I'll be praying for you

Natasha Tracy
March, 29 2011 at 3:42 pm

Hi Nicole,
My first question for you is, is this a problem for you? What kind of problem is it? Do these moods correlate to anything like your cycle, for instance?
Are you sure it is a hypomania?
Without depressions you don't fit into the bipolar II category proper:
However, you should never rely on self-diagnosis, you need a proper diagnosis by a professional if you are concerned. There may be things you are overlooking or are misinterpreting.
I certainly appreciate wanting to talk to others experiencing symptoms but mental illness is extremely personal and there is no way to say what you are experiencing without a proper assessment. Doctors do this every day. They will take into account your personal circumstances and can give you more information on how you would be assessed.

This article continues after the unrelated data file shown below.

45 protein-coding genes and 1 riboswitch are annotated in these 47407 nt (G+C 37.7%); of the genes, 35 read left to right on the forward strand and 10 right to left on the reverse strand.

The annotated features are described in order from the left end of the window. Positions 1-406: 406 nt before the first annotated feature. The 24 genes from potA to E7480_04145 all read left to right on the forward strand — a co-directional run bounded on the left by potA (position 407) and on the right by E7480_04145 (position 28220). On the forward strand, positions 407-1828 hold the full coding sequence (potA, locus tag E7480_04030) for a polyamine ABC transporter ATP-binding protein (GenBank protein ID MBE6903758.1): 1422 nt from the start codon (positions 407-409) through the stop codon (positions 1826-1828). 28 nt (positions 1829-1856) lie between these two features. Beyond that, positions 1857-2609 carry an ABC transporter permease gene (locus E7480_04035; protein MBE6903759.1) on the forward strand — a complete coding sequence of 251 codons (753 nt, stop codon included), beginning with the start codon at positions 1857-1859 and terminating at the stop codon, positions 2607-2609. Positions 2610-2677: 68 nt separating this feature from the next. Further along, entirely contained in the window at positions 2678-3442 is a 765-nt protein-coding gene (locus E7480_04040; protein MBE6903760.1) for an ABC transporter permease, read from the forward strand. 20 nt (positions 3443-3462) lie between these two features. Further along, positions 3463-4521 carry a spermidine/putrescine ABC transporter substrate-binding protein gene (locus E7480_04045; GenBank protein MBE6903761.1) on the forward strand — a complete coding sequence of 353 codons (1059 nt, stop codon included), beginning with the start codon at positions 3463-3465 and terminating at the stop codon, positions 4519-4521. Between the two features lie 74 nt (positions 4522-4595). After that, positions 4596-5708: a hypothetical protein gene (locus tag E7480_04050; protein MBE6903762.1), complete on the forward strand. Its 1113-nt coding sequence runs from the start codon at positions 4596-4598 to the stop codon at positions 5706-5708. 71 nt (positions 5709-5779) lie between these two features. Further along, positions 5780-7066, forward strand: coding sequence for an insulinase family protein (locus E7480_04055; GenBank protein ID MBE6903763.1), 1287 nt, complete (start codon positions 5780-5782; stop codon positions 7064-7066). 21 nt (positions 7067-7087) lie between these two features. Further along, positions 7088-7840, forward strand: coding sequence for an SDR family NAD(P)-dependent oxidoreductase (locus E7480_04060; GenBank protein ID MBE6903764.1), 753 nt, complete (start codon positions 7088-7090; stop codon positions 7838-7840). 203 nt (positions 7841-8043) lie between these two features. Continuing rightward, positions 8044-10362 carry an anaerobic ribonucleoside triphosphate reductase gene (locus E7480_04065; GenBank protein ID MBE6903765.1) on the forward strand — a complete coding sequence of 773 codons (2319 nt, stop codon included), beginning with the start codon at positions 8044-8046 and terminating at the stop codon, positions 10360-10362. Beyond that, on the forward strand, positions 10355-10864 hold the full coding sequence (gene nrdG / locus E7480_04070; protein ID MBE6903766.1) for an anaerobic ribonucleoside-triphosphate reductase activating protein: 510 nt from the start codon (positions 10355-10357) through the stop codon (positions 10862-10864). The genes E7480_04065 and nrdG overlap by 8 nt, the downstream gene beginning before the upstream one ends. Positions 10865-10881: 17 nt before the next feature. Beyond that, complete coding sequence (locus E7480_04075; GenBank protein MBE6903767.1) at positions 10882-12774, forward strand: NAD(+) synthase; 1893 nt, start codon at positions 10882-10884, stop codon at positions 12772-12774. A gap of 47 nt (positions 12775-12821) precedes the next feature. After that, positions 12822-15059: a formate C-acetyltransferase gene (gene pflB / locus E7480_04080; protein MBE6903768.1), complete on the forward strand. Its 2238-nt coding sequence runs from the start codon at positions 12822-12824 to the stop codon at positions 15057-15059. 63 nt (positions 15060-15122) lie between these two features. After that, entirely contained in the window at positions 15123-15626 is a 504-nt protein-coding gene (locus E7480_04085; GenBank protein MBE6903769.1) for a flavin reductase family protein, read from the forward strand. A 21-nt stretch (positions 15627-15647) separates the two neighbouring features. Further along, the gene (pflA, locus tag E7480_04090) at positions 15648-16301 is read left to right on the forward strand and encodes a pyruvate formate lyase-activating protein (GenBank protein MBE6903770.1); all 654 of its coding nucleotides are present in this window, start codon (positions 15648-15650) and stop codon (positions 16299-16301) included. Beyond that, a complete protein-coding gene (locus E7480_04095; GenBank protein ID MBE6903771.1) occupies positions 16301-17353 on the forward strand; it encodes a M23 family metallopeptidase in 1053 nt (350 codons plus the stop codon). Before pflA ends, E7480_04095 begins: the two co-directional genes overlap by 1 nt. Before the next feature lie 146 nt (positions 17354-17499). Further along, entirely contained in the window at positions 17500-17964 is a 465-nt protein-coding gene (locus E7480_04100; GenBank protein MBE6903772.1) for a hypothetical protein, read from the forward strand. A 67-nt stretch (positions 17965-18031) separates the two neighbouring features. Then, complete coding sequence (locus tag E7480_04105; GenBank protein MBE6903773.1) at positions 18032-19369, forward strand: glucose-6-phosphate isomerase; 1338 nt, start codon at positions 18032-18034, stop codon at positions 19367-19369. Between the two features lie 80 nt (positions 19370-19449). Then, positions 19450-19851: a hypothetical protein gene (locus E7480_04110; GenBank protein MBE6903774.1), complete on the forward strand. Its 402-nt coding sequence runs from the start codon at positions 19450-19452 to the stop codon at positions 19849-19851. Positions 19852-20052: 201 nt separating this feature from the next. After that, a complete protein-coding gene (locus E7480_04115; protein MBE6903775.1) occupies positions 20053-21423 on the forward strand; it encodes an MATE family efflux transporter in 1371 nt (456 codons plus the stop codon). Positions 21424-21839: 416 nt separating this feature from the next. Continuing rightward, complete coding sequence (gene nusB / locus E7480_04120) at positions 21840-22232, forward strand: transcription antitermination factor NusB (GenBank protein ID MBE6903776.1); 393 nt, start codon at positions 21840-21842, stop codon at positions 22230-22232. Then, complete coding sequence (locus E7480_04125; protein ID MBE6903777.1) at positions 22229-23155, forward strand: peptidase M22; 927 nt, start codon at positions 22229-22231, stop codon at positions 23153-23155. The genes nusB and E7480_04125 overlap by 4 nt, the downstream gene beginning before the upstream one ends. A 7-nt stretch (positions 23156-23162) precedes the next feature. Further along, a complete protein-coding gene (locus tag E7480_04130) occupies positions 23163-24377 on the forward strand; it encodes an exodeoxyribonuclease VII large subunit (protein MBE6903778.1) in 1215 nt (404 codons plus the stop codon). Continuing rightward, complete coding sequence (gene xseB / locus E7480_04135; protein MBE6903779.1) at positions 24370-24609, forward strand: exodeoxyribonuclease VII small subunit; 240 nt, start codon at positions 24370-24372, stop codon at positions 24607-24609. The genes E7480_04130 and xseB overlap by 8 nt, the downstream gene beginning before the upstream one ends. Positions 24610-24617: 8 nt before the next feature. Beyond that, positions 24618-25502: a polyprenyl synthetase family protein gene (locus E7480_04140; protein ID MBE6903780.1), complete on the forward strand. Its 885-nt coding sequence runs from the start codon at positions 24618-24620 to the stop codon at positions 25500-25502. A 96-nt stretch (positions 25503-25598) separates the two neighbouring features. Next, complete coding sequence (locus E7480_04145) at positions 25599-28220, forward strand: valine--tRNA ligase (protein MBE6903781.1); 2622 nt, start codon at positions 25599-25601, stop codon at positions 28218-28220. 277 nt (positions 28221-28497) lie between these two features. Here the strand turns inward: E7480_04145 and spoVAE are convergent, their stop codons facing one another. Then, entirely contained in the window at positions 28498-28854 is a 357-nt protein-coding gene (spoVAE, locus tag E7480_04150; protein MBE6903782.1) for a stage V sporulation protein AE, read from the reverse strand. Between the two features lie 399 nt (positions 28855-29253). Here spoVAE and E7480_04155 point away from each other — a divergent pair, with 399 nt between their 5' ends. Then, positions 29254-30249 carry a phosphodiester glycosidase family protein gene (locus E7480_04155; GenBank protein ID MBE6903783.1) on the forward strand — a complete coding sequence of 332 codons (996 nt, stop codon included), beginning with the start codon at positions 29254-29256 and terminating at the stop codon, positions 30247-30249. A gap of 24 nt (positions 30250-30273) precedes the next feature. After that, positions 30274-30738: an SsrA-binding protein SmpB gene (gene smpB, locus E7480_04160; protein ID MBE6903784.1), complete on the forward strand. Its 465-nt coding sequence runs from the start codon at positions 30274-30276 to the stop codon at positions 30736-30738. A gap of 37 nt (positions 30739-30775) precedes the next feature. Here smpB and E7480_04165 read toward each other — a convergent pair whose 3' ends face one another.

- Natasha

March, 29 2011 at 3:27 pm

Great article, and thank you for sharing.
I am struggling with something, and could use some guidance.
I experience hypomania for certain. I have tons of energy and cannot stand to be home. I am a mother of two, work a full-time job, am a member of two social service organizations, and am working on my doctorate. What I don't have is the loss of a need for sleep, nor have I had what most would consider a severe depression (accept for when I was in college, and once out of college. I do get irritable, and constantly think about how to leave my job and be my own boss. In addition, I have experienced builimia in the past. Does this sound as if I could have Bipolar 2 disorder? Could there be something else going on?
I ask folks like you guys because I trust those who actually experience these conditions more than doctors who diagnose. I would love to hear from anyone who could provide insights.
Thank you!